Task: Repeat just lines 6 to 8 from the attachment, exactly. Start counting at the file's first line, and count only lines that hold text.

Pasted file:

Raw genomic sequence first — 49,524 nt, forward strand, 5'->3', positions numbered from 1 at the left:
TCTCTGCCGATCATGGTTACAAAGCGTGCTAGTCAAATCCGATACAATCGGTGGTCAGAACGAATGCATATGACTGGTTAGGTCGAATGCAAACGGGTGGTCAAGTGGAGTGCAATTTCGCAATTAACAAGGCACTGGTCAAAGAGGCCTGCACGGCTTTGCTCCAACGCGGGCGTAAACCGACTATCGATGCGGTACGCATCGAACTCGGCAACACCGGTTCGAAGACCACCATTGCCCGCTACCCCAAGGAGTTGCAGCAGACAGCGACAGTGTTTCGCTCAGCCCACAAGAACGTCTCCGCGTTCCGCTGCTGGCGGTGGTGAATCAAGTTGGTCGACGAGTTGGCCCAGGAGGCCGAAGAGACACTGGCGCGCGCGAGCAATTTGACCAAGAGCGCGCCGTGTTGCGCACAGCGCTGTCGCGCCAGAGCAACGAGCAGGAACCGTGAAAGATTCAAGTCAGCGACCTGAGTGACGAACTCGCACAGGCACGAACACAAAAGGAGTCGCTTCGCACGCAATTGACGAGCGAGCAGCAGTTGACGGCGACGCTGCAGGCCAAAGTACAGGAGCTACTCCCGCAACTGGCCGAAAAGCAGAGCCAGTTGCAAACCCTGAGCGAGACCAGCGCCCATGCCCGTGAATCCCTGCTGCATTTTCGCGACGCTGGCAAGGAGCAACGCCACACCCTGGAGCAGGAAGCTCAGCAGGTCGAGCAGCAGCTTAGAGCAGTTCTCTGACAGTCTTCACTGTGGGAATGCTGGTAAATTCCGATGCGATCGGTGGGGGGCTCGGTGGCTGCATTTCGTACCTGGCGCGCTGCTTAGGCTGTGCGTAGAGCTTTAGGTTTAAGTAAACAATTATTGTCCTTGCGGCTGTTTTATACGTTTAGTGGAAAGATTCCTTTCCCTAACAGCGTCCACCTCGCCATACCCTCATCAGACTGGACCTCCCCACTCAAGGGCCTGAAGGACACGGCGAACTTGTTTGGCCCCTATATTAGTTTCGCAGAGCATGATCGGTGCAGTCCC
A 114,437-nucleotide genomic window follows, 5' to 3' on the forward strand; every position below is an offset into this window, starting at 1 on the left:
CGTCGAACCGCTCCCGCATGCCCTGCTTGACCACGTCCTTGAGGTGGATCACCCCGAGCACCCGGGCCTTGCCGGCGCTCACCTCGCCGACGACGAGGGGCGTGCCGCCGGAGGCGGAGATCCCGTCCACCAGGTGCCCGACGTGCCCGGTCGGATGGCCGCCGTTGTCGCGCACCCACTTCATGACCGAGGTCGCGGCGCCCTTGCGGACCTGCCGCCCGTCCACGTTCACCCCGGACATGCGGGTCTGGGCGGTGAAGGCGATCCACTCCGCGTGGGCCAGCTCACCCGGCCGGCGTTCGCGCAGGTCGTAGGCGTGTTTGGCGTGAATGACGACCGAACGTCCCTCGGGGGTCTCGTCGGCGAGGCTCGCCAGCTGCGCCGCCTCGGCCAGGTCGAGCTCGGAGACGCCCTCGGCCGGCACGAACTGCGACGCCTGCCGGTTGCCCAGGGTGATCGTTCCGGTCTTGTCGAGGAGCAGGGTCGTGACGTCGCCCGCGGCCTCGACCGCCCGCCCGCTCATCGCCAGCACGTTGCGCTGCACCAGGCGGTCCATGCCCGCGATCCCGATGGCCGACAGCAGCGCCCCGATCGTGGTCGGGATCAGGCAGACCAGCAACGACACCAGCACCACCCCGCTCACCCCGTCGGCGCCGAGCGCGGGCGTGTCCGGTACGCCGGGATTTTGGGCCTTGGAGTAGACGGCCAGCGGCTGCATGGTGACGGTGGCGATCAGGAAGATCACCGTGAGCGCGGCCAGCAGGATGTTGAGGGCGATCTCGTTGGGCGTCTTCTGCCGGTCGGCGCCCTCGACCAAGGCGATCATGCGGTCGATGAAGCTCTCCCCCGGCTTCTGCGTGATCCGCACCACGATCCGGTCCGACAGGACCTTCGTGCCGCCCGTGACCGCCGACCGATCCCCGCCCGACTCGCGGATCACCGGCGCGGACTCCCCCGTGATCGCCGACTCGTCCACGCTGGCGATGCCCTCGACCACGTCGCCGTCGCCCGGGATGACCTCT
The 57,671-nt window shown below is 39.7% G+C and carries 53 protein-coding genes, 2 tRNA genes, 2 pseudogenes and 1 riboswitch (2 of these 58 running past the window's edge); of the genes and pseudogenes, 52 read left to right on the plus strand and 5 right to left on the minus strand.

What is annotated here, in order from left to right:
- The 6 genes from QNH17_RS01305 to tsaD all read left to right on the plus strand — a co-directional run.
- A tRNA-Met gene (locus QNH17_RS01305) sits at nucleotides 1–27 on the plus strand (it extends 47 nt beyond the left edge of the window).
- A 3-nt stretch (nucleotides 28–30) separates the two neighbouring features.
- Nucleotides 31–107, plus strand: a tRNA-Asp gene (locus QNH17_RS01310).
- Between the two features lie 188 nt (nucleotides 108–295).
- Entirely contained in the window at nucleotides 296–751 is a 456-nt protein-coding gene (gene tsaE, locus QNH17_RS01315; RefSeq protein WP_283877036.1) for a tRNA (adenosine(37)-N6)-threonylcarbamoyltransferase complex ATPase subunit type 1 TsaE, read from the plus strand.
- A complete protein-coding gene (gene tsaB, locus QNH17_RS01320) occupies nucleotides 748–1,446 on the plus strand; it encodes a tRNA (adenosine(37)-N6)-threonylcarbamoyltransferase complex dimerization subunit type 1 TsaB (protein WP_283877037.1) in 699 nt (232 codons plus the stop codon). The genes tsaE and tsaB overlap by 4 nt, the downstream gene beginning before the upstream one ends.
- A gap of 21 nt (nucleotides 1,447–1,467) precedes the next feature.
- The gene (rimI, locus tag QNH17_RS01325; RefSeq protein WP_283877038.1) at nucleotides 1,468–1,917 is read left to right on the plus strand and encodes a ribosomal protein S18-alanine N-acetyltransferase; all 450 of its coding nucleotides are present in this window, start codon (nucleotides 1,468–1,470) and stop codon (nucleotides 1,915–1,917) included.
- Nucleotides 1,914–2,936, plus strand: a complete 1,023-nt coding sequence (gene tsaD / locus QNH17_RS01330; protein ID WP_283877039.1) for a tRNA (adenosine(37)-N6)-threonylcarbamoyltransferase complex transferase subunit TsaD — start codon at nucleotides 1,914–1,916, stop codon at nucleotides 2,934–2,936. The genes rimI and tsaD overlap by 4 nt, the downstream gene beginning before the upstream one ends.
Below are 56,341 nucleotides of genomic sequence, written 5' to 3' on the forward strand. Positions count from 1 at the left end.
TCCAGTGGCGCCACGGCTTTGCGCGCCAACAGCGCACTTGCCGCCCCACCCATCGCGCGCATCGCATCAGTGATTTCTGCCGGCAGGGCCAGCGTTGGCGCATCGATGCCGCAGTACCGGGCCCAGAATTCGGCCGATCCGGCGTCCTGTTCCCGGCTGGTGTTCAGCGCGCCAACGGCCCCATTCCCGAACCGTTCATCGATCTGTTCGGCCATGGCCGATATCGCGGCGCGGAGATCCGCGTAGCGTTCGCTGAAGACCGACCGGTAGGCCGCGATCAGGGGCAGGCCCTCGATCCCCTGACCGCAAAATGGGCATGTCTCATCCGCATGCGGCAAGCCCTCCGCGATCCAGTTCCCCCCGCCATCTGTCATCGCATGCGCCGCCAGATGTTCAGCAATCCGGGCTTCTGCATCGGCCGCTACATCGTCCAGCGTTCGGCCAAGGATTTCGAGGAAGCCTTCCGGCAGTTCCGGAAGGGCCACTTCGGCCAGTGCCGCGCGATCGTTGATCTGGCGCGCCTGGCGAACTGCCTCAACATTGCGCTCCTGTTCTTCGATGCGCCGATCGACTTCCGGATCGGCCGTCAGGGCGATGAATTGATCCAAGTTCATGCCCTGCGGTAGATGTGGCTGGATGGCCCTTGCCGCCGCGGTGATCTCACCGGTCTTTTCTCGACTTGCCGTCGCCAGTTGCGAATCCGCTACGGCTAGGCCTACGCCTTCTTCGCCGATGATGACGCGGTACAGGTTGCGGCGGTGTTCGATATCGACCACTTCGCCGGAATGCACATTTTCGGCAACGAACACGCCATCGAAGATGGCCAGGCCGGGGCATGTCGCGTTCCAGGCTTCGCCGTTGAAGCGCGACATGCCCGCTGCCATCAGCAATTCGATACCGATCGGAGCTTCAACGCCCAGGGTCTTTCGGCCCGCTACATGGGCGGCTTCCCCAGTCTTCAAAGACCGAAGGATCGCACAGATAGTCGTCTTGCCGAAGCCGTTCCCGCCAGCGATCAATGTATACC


What is annotated here, in order from left to right:
- The 6 genes from QNH17_RS01305 to tsaD all read left to right on the plus strand — a co-directional run.
- A tRNA-Met gene (locus QNH17_RS01305) sits at nucleotides 1–27 on the plus strand (it extends 47 nt beyond the left edge of the window).